Among the notable players in this AI revolution is Huawei, a prominent Chinese technology company that exemplifies a bold vision. Huawei has significantly intensified its investment in R&D in recent years,allocating an impressive $23.2 billion in 2022 alone. This substantial R&D investment amounts to 25.1% of the company’s annual revenue. Over the past decade, Huawei’s cumulative R&D investment exceeded a staggering $134 billion. As of the close of 2022, over 114,000 employees, representing 55.4% of Huawei’s workforce, were engaged in R&D activities, while the company held more than 120,000 active patents. Huawei’s success lies in its ability to seamlessly integrate AI with cutting-edge technologies like cloud computing and 5G, yielding innovative solutions across diverse industries.

Advanced regulation, innovation

Huawei has showcased several examples of how AI can create value and impact for different industries and scenarios. For instance, Huawei Pangu 3.0 is an enterprise-focused AI model designed to tackle complex industry challenges, including highly accurate weather forecasting and accelerated drug discovery in medical research. Meanwhile, the Pangu Drug Molecule Model supports commercial services or drug pipeline development cooperation between pharmaceutical companies and research institutes. The company also helped build Tianjin Port, the world’s first smart, driverless, zero-carbon terminal.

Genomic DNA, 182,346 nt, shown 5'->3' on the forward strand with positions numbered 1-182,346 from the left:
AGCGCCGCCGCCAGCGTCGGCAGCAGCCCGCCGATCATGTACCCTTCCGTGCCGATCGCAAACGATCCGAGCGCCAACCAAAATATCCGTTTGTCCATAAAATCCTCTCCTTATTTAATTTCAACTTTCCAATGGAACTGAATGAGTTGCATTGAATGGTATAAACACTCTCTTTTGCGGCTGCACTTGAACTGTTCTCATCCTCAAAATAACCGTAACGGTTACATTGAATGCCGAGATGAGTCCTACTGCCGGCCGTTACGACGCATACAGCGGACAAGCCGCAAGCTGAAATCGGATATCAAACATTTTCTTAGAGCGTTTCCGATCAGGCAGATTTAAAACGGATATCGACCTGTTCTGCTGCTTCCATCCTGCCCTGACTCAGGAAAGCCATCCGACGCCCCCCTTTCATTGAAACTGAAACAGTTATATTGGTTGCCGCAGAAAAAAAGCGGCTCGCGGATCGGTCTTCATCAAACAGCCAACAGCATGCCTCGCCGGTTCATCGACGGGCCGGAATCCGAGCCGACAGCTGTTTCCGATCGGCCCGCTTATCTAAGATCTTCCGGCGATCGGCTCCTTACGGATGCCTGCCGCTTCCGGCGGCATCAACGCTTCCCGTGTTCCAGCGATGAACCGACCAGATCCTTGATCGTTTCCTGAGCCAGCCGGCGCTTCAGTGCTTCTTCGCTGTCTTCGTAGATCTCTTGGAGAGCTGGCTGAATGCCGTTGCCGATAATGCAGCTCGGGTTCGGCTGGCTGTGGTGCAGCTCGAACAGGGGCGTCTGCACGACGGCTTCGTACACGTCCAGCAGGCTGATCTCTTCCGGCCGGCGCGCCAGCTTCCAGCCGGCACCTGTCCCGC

China’s effectiveness in AI regulation and innovation places it firmly at the forefront of AI research and innovation, positioning the country to set the global standards and regulations for AI governance. In this transformative era, nations must recognise that bridging the gap between AI innovation and regulation is not merely a contest for dominance; rather, it represents a remarkable opportunity for global collaboration.

The East’s leadership in AI presents an opening for the West to adopt an open collaboration approach founded on adherence to internationally agreed standards. The future of AI governance should be characterised by cooperation and shared responsibility. To this end, the United States and other nations should actively engage with China and collaborate in establishing global standards and norms for AI governance.

AI’s responsible and ethical development should be a global imperative. Nations can work together to ensure AI benefits humanity as a whole, guarding against potential pitfalls and harnessing the trillion-dollar global AI opportunity for the betterment of all. This collective effort can transcend geopolitical boundaries, fostering a world where AI becomes a force for positive change, ultimately enhancing lives worldwide.